Classroom Lecture Recognition

  • Isabel Trancoso
  • Ricardo Nunes
  • Luís Neves
Conference paper
Part of the Lecture Notes in Computer Science book series (LNCS, volume 3960)


The main goal of this work is to provide automatic transcriptions of classroom lectures for e-learning and e-inclusion applications. The first experiments using a recognition system trained for Broadcast News resulted in word error rates near 60%, clearly confirming the need for adaptation to the specific topic of the lectures, on one hand, and for better strategies for handling spontaneous speech. This paper describes the different domain adaptation steps that lowered the error rate to 45%, with very little transcribed adaptation material. It also includes a qualitative analysis of the different types of error, focusing on the ones related to a very high rate of disfluencies.


Acoustic Model Spontaneous Speech Word Error Rate Broadcast News Discourse Marker 
These keywords were added by machine and not by the authors. This process is experimental and the keywords may be updated as the learning algorithm improves.


Unable to display preview. Download preview PDF.

Unable to display preview. Download preview PDF.


  1. 1.
    Shriberg, E.: Spontaneous speech: How people really talk, and why engineers should care. In: Proc. Interspeech 2005, Lisbon, Portugal (2005)Google Scholar
  2. 2.
    Furui, S., Iwano, K., Hori, C., Shinozaki, T., Saito, Y., Tamura, S.: Ubiquitous speech processing. In: Proc. ICASSP 2001, Salt Lake City, USA (2001)Google Scholar
  3. 3.
    Lamel, L., Adda, G., Bilinski, E., Gauvain, J.L.: Transcribing lectures and seminars. In: Proc. Interspeech 2005, Lisbon, Portugal (2005)Google Scholar
  4. 4.
    Glass, J.R., Hazen, T.J., Hetherington, I.L., Wang, C.: Analysis and processing of lecture audio data: Preliminary investigations. In: Proc. Human Language Technology NAACL, Speech Indexing Workshop, Boston (2004)Google Scholar
  5. 5.
    Lindstrm, A.: English and Other Foreign Linguistic Elements in Spoken Swedish: Studies of Productive Processes and Their Modelling Using Finite-State Tools. PhD thesis, Linkping University (2004)Google Scholar
  6. 6.
    Trancoso, I., Neto, J., Meinedo, H., Amaral, R.: Evaluation of an alert system for selective dissemination of broadcast news. In: Proc. Eurospeech 2003, Geneva, Switzerland (2003)Google Scholar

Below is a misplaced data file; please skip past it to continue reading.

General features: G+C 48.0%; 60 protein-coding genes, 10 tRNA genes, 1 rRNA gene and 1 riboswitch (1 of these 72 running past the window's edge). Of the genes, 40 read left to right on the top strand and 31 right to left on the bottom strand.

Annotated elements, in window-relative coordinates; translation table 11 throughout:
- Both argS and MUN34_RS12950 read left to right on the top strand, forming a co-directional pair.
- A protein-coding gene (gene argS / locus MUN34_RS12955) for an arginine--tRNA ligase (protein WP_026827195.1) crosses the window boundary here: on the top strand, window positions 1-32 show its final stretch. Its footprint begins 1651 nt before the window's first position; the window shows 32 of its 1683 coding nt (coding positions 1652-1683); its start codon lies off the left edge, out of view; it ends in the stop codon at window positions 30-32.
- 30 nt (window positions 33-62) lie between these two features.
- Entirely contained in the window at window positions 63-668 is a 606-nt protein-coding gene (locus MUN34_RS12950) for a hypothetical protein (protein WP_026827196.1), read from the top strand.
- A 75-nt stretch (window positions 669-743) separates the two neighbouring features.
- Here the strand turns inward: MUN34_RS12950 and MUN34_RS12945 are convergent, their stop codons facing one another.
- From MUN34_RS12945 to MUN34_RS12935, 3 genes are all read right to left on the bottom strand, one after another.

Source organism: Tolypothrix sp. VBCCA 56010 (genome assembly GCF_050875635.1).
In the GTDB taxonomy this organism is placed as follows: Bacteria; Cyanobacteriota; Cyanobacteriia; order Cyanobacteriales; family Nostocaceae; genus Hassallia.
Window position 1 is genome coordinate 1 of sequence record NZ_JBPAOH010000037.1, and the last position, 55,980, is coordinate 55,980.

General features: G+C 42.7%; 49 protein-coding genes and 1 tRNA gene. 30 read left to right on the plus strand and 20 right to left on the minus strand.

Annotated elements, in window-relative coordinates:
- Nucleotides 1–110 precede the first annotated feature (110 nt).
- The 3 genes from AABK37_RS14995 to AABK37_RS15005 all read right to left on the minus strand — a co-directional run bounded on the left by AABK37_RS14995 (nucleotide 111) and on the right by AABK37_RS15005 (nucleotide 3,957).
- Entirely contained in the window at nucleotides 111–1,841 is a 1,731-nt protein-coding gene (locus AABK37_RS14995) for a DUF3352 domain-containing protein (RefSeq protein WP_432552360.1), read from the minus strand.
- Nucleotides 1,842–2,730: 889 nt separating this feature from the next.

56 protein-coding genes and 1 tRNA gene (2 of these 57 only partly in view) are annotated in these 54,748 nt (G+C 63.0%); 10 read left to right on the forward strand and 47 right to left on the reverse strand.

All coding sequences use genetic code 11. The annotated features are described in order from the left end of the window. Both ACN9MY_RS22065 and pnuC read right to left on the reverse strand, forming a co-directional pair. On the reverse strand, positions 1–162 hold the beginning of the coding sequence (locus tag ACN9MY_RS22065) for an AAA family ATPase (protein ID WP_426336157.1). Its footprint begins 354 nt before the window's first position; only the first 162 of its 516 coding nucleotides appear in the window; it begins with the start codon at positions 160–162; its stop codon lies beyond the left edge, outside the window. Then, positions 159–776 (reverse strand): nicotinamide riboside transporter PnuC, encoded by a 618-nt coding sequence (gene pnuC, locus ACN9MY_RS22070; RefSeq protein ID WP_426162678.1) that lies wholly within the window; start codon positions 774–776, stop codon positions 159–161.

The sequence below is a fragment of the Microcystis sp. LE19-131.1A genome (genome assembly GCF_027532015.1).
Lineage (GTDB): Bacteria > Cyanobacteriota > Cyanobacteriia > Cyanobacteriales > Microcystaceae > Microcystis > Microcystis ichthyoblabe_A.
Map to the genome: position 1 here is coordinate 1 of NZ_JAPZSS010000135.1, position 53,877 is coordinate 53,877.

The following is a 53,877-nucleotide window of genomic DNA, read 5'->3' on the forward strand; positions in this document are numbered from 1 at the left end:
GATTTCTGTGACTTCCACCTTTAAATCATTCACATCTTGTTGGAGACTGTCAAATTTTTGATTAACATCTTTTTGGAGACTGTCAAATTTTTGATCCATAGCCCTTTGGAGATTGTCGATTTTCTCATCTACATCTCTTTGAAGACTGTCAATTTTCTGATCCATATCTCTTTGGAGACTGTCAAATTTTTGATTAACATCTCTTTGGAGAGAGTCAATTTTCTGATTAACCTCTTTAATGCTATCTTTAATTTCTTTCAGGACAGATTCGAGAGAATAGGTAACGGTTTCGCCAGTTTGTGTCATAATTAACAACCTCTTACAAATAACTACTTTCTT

7. 7.
    Meinedo, H., Neto, J.: Audio segmentation, classification and clustering in a broadcast news task. In: Proc. ICASSP 2003, Hong Kong (2003)Google Scholar
  8. 8.
    Caseiro, D., Trancoso, I., Oliveira, L., Viana, C.: Grapheme-to-phone using finite state transducers. In: Proc. 2002 IEEE Workshop on Speech Synthesis, SantaMonica, CA, USA (2002)Google Scholar
  9. 9.
    Trancoso, I., Viana, C., Mascarenhas, M., Teixeira, C.: On deriving rules for nativised pronunciation in navigation queries. In: Proc. Eurospeech 1999, Budapest, Hungary (1999)Google Scholar
  10. 10.
    Stolcke, A.: Srlim - an extensible language modeling toolkit. In: Proc. ICSLP 2002, Denver, USA (2002)Google Scholar
  11. 11.
    Gauvain, J., Lamel, L., Adda, G.: Developments in continuous speech dictation using the arpa wsj task. In: Proc. ICASSP 1995, Detroit, USA (1995)Google Scholar
  12. 12.
    Martins, C., Neto, J., Almeida, L.: Using partial morphological analysis in language modeling estimation for large vocabulary portuguese speech recognition. In: Proc. Eurospeech 1999, Budapest, Hungary (1999)Google Scholar
  13. 13.
    LDC: Simple metadata annotation specification version 6.2. Technical report, Linguistic Data Consortium (2004) Google Scholar
  14. 14.
    Mata, A.: For a Study of Intonation in Spontaneous and Prepared Speec. In: European portuguese: Methodology, Results and Didactic Implications (in Portuguese). PhD thesis, FLUL, Lisbon (1998)Google Scholar
  15. 15.
    Goto, M., Itou, K., Hayamizu, S.: A real-time filled pause detection system for spontaneous speech recognition. In: Proc. Eurospeech 1999, Budapest, Hungary (1999)Google Scholar
  16. 16.
    Heeman, P., Allen, J.: Speech repairs, intonational phrases and discourse markers: modeling speakers’ utterances in spoken dialog. Computational Linguistics 4(25), 527–571 (1999)Google Scholar
  17. 17.
    Johnson, M., Charniak, E.: A tag-based noisy channel model of speech repairs. In: Proc. ACL, Barcelona, Spain (2004)Google Scholar
  18. 18.
    Honal, M., Schultz, T.: Automatic disfluency removal on recognized spontaneous speech - rapid adaptation to speaker-dependent disfluencies. In: Proc. ICASSP 2005, Philadelphia, USA (2005)Google Scholar
  19. 19.
    Snover, M., Schwartz, R., Dorr, B., Makhoul, J.: Rt-s: Surface rich transcription scoring, methodology, and initial results. In: Proceedings of the Rich Transcription 2004 Workshop, Montreal, Canada (2004) Google Scholar

Copyright information

© Springer-Verlag Berlin Heidelberg 2006

Authors and Affiliations

  • Isabel Trancoso
    • 1
  • Ricardo Nunes
    • 1
  • Luís Neves
    • 1
  1. 1.INESC ID / ISTLisbonPortugal

Personalised recommendations